Comm Eye Health Vol. 14 No. 38 2001 pp 29. Published online 01 June 2001.

Letters to the editor. Bilamellar tarsal rotation

Keith Waddell FRCP FRCOphth

PO Box 4008, Kampala, Uganda

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Dear Editor

In 1994 you published a review of this procedure (J Comm Eye Health 1994; 7: 21-26). We are indebted to Mark Reacher and colleagues for the clear description and the good research underlying it. It is easier to do and to teach than the Trabut-type operation. Even so I find it tricky to get consistently good results. With the millions needing surgery around the world (often by paramedicals and with no follow-up) it is clearly important to make it as fail-safe as possible. I have some comments about the points I find difficult and would like to hear other people’s experience.

The hardest part (but vital to success) is to make a good incision at the correct level. I find holding the lid margin in two artery forceps whilst cutting is not easy, and I worry about crushing the edge. It would be much easier to be able to stabilise the lid in a clamp and cut down through both lamellae onto a base plate that protects the eye. A Cruickshank forceps with the plate in the conjunctival sac can work, though not in very deformed lids. A large ring clamp is similar. Could a special one be designed? It is much easier to identify, clamp and safely tie the marginal artery when the tissues are stable. Otherwise, the operation is hampered and serious bleeding can recur later (I was once up all night!).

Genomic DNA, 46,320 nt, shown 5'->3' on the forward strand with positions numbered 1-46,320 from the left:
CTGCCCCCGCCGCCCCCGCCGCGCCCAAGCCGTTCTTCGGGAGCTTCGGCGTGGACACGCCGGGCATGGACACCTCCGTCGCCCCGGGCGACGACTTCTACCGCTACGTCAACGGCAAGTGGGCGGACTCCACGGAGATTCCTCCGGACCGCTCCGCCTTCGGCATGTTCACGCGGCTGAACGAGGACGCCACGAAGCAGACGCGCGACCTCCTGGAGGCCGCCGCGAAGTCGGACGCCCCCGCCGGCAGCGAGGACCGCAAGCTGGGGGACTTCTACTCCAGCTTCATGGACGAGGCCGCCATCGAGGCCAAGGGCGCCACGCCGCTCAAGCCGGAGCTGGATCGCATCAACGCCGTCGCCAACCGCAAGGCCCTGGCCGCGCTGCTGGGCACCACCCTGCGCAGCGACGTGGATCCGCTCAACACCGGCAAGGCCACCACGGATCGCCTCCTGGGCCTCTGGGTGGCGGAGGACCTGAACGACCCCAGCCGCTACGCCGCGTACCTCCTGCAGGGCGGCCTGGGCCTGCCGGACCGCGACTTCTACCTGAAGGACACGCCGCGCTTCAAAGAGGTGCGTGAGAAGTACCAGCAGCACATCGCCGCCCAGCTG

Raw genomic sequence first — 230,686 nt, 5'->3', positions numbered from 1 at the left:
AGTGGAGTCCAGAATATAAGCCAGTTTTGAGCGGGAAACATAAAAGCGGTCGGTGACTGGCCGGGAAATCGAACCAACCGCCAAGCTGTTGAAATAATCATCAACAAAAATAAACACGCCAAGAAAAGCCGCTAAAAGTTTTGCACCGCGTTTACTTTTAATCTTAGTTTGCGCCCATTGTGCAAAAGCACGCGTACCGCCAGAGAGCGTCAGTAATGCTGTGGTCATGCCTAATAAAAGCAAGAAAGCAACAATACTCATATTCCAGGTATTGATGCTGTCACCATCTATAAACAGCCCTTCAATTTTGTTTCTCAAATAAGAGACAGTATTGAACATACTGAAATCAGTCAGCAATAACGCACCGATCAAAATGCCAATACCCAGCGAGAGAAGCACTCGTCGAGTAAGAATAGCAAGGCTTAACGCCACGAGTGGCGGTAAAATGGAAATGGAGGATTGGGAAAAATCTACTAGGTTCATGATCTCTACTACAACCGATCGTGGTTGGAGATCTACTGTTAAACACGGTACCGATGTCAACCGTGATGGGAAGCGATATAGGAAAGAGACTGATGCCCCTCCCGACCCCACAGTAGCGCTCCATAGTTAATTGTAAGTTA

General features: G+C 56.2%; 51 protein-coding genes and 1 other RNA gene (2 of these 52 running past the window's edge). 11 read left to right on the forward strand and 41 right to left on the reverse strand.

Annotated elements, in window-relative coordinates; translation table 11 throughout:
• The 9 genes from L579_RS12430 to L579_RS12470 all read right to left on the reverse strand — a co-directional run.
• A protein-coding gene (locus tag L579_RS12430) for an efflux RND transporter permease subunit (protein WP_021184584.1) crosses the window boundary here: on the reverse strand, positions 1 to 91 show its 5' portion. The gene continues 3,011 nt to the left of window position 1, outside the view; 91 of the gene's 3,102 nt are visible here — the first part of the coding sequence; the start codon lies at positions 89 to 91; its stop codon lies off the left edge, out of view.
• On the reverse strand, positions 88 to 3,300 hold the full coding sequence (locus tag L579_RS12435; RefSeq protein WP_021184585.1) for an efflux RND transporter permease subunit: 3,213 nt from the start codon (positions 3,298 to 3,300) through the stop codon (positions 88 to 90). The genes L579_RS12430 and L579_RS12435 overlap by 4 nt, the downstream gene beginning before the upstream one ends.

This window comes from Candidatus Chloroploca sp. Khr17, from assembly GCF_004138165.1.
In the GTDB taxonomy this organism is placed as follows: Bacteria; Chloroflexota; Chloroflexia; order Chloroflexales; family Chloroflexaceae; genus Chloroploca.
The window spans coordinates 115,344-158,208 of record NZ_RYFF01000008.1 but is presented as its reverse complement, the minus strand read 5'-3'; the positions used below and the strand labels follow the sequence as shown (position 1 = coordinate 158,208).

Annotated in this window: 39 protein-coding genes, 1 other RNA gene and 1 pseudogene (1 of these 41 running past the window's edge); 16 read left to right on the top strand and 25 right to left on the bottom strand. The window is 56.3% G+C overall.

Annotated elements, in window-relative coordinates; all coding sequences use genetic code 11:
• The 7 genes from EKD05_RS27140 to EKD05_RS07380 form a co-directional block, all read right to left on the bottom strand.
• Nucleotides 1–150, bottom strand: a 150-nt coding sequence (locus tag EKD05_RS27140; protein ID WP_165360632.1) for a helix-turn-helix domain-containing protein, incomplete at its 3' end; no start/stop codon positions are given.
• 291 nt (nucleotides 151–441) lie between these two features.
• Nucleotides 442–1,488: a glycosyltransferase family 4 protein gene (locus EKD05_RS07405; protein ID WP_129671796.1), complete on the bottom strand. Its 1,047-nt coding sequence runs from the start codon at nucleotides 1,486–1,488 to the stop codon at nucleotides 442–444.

Three double armed sutures are recommended for each lid. As our patients come from afar we have to use absorbable material, and six atraumatic sutures (two lids) are too costly. I find one single armed absorbable suture will do for it all, starting and ending above the lashes (I prefer 5/0 or 6/0). It is also easier to catch the upper tarsal plate fragment on the front near its edge with a part-thickness side-to-side bite. This also avoids the stitch rubbing the cornea. The stitches can be tied one at a time, or left long and tied after all are in place. The correct tension is very difficult to judge and I have often had over-correction. I tried trying the stitches with a bow to allow adjustment next morning without resuturing, but the sutures are then too sticky to loosen (though using a bow during the operation is useful, allowing readjustment at the end). I now realise that it is essential to judge the correct tension with the patient looking directly ahead (at your face), because over-correction can be obscured on downgaze. This means the patient must not be squeezing; if they find relaxing is impossible, a van Lint-type facial block helps.

Finally two questions: is it necessary to suture the skin edges, as they usually lie neatly together? For the grossly thickened and deformed tarsal plate we sometimes see, is this the best operation, or is the Trabut more certain for these?